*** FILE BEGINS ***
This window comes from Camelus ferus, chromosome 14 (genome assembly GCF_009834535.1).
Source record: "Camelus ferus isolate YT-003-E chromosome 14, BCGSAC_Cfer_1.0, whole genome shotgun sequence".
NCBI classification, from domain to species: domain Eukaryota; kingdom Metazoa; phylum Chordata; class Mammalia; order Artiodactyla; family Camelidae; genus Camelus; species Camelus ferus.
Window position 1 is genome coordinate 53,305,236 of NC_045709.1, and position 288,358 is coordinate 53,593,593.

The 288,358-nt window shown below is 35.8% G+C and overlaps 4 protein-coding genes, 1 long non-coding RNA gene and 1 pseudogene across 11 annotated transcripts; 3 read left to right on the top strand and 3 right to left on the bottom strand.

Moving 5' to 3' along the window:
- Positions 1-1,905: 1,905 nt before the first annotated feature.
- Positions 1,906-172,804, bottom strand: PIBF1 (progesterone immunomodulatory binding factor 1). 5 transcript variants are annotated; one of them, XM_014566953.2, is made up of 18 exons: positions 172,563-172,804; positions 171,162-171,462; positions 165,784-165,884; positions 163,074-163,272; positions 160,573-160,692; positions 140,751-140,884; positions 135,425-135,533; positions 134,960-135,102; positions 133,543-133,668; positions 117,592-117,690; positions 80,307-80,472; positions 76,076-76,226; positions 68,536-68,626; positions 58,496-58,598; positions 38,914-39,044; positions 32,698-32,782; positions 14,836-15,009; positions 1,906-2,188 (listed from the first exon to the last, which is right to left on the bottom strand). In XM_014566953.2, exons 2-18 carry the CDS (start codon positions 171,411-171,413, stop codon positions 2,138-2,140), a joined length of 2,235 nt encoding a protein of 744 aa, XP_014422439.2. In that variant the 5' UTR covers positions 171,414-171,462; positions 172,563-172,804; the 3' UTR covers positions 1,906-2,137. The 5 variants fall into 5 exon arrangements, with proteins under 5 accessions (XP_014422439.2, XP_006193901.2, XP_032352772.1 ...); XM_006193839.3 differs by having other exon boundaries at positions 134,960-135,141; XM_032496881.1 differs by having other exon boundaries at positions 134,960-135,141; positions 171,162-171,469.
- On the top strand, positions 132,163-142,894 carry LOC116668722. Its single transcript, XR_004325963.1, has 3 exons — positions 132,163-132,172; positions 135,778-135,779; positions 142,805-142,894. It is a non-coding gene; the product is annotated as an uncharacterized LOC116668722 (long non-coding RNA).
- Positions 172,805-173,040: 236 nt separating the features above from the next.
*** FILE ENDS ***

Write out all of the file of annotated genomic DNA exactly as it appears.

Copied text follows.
This window comes from Camelus ferus, chromosome 14 (genome assembly GCF_009834535.1).
Source record: "Camelus ferus isolate YT-003-E chromosome 14, BCGSAC_Cfer_1.0, whole genome shotgun sequence".
NCBI classification, from domain to species: domain Eukaryota; kingdom Metazoa; phylum Chordata; class Mammalia; order Artiodactyla; family Camelidae; genus Camelus; species Camelus ferus.
Window position 1 is genome coordinate 53,305,236 of NC_045709.1, and position 288,358 is coordinate 53,593,593.

The 288,358-nt window shown below is 35.8% G+C and overlaps 4 protein-coding genes, 1 long non-coding RNA gene and 1 pseudogene across 11 annotated transcripts; 3 read left to right on the top strand and 3 right to left on the bottom strand.

Moving 5' to 3' along the window:
- Positions 1-1,905: 1,905 nt before the first annotated feature.
- Positions 1,906-172,804, bottom strand: PIBF1 (progesterone immunomodulatory binding factor 1). 5 transcript variants are annotated; one of them, XM_014566953.2, is made up of 18 exons: positions 172,563-172,804; positions 171,162-171,462; positions 165,784-165,884; positions 163,074-163,272; positions 160,573-160,692; positions 140,751-140,884; positions 135,425-135,533; positions 134,960-135,102; positions 133,543-133,668; positions 117,592-117,690; positions 80,307-80,472; positions 76,076-76,226; positions 68,536-68,626; positions 58,496-58,598; positions 38,914-39,044; positions 32,698-32,782; positions 14,836-15,009; positions 1,906-2,188 (listed from the first exon to the last, which is right to left on the bottom strand). In XM_014566953.2, exons 2-18 carry the CDS (start codon positions 171,411-171,413, stop codon positions 2,138-2,140), a joined length of 2,235 nt encoding a protein of 744 aa, XP_014422439.2. In that variant the 5' UTR covers positions 171,414-171,462; positions 172,563-172,804; the 3' UTR covers positions 1,906-2,137. The 5 variants fall into 5 exon arrangements, with proteins under 5 accessions (XP_014422439.2, XP_006193901.2, XP_032352772.1 ...); XM_006193839.3 differs by having other exon boundaries at positions 134,960-135,141; XM_032496881.1 differs by having other exon boundaries at positions 134,960-135,141; positions 171,162-171,469.
- On the top strand, positions 132,163-142,894 carry LOC116668722. Its single transcript, XR_004325963.1, has 3 exons — positions 132,163-132,172; positions 135,778-135,779; positions 142,805-142,894. It is a non-coding gene; the product is annotated as an uncharacterized LOC116668722 (long non-coding RNA).
- Positions 172,805-173,040: 236 nt separating the features above from the next.